Why Recycle Electronics with Eco-Cycle
Televisions and computers each contain 3-8 pounds of lead, and like most electronics, can contain a host of other toxic substances such as cadmium, mercury and arsenic. These toxic substances could contaminate groundwater when landfilled.
Why recycle electronics with Eco-Cycle?
Eco-Cycle has partnered with a Certified e-Stewards Recycler to process and recycle all electronic equipment, and is in the process of being certified as an e-Stewards collector. e-Stewards is the world's most rigorous environmental and social justice criteria for recycling e-waste. This means we will not work with processors who export hazardous electronic scrap to developing countries. After being sorted for reusable equipment, your electronic scrap (e-scrap) will be safely processed within developed countries and will also be kept out of landfills, incinerators and prison recycling operations.
Watch the "60 Minutes" segment about the illegal dumping of e-waste in developing countries.
Why is there a fee?
There is a fee for recycling most electronic items. All items must be disassembled before they can be recycled, a labor-intensive process that often requires handling toxic substances. The funds are also used to offset the cost of collection, storage and marketing of the materials.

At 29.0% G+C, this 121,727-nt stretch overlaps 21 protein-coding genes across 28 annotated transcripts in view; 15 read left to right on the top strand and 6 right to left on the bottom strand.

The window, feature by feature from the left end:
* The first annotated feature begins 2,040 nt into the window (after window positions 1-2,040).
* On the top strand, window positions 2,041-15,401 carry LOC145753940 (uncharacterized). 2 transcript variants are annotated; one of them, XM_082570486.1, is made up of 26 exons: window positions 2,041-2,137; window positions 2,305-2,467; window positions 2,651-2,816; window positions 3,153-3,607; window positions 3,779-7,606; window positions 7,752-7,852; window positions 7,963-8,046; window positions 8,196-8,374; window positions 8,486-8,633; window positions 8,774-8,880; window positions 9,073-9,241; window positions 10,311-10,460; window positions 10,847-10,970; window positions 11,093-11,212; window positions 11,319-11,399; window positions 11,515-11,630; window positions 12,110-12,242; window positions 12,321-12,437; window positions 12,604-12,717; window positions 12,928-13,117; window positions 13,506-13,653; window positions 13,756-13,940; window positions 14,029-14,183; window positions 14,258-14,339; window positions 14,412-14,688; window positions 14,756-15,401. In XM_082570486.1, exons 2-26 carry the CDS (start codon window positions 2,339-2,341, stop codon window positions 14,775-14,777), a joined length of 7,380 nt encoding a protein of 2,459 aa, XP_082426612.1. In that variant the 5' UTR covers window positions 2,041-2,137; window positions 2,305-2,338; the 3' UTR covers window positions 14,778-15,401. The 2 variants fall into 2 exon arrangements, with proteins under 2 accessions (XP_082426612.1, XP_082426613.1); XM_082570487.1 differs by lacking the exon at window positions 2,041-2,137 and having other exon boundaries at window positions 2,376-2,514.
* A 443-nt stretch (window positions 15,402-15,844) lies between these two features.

"Free" recycling events usually have a hidden, and toxic, price. On Nov. 9, 2008, "60 Minutes" featured a segment about a Denver recycler that illegally shipped containers full of electronic scrap to a small village in China after collecting the materials at numerous "free" recycling events. The items and their toxic components (lead, mercury, cadmium, chromium, PVC, etc.) were being dismantled in horrific conditions, poisoning the town's water supply, scarring the workers and filling their lungs with toxic fumes. Watch the video (right) and read about BAN's e-Steward's Initiative and find out if your recycler is a true "e-Steward."
Will the public always have to pay for recycling materials like this?
Not if we can help it. In other countries, manufacturers (including U.S. multinationals) are required to pay for recycling their toxic product rather than putting that burden on customers, government or non-profits.
Eco-Cycle is part of a coalition working to create similar "take-back" programs in the U.S. If U.S. companies participate in Take-Back programs abroad, why not here? Until businesses begin to design products for recycling and disassembly and offer free "take-back" programs, recyclers like you, local governments like the City of Boulder, and nonprofits like Eco-Cycle will continue to bear the cost of doing the right thing.
Watch the Story of Electronics to learn more about how electronics manufacturers need to take greater responsibility for the recovery and greener design of their products.